Publications by authors named "Jaroslav Kmet"

3 Publications

  • Page 1 of 1

The impact of different plant extracts on biological parameters of Housefly [ (Diptera: Muscidae)]: Implications for management.

Saudi J Biol Sci 2021 Jul 2;28(7):3880-3885. Epub 2021 Apr 2.

Department of Agronomy, Faculty of Agricultural Sciences, Ghazi University, Dera Ghazi Khan, Pakistan.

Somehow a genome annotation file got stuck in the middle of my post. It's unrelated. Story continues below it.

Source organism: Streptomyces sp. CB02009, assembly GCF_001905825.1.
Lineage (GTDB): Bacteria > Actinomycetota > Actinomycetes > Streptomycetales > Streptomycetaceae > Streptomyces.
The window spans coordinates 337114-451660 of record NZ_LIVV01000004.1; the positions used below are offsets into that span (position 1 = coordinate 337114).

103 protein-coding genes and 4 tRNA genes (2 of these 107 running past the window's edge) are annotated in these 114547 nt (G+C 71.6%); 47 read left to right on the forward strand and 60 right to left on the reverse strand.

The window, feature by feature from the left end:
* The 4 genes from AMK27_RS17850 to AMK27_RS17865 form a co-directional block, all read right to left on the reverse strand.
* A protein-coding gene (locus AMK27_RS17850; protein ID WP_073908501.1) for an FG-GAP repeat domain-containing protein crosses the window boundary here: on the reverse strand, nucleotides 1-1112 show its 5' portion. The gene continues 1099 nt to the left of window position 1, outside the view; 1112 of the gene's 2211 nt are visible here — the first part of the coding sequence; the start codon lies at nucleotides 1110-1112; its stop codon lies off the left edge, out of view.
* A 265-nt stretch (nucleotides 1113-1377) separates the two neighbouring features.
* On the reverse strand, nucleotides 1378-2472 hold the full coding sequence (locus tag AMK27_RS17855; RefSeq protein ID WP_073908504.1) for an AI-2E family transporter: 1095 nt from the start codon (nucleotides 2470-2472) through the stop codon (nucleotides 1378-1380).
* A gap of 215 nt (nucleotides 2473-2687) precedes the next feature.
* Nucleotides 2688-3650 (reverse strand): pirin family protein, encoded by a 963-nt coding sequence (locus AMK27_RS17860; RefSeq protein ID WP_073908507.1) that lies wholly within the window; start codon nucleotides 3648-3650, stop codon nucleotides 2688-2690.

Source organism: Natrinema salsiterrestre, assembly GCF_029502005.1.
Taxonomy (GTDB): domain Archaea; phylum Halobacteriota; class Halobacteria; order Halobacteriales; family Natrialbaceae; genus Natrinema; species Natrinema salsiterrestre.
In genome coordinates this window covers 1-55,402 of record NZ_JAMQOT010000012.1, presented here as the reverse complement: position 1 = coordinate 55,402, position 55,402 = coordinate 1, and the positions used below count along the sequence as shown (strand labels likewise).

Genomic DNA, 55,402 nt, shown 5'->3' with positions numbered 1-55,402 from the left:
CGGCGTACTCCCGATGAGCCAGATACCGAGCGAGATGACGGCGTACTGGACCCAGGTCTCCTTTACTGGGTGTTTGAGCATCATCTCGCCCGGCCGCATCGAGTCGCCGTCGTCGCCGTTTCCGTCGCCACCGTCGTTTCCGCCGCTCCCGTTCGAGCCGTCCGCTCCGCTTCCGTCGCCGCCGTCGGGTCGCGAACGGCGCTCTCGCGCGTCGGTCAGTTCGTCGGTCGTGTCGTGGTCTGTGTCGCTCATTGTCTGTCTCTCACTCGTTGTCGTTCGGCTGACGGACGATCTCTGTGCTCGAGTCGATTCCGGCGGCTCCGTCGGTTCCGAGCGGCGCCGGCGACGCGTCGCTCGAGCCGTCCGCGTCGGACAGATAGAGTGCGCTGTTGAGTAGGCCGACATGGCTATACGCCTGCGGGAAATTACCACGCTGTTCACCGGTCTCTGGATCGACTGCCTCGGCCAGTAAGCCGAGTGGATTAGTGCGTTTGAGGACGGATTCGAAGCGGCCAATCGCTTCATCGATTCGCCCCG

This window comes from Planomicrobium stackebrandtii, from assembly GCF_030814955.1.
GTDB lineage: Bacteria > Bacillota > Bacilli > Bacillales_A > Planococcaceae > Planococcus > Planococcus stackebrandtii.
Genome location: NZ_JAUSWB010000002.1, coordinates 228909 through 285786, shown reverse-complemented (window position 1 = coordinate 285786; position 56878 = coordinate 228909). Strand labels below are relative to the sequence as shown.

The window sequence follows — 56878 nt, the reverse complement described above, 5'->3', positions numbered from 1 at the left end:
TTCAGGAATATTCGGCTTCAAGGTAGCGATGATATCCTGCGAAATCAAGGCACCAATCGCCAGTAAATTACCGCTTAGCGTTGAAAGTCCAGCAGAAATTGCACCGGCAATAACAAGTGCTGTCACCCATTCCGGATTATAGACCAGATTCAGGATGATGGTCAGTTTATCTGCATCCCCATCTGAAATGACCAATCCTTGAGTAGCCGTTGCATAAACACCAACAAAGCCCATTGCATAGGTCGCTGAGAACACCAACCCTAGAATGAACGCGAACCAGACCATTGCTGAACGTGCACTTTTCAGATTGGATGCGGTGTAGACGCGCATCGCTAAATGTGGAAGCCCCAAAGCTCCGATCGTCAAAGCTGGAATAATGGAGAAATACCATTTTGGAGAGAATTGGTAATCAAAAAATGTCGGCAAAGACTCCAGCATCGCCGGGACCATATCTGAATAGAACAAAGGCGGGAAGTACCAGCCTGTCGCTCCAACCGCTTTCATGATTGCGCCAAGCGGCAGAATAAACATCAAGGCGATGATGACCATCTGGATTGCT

Housefly is a significant domestic pest, which causes nuisance. The use of insecticides is discouraged to manage housefly; therefore, alternative management strategies are inevitable. The current study investigated the impact of different plant extracts, i.e., (moringa), (garlic) and (black pepper) on biological parameters of house fly. Two different concentrations (i.e., 25 and 50%) of the extracts were blended in larval diet made through mixing of wheat bran, yeast and dried milk powder. The results indicated significant differences for larval duration. Maximum larval duration was recorded for garlic followed by black pepper and moringa, respectively. In case of pupal duration, non-significant differences were observed among plant extracts. Increase rate of oviposition was noticed with moringa at 25% concentration, while decreased oviposition rate was noted for garlic with 50% concentration. Egg hatching percentage remained non-significant for the botanical extracts. The highest survival was observed with moringa, while garlic resulted in the lowest survival. The highest repellency was noticed for garlic followed by black pepper whereas moringa resulted in the lowest repellency after 30, 60 and 90 min. Prolonged developmental time was observed for bot concentrations of garlic, whereas moringa noted the shortest developmental time. Thus moringa was found to be a promoter of housefly development. Minimum adult emergence was found with both concentrations of garlic followed by 50% concentration of black pepper. The 50% concentration of black pepper promoted the population of adult males, while concentrations of moringa and 25% concentration of black pepper encouraged the population of female adults. Study outcomes depicted that tested botanical extracts had significant potential for disturbing biological parameters of The garlic extracts can potentially be used to manage housefly. However, further investigations on the larval and adult mortality are needed.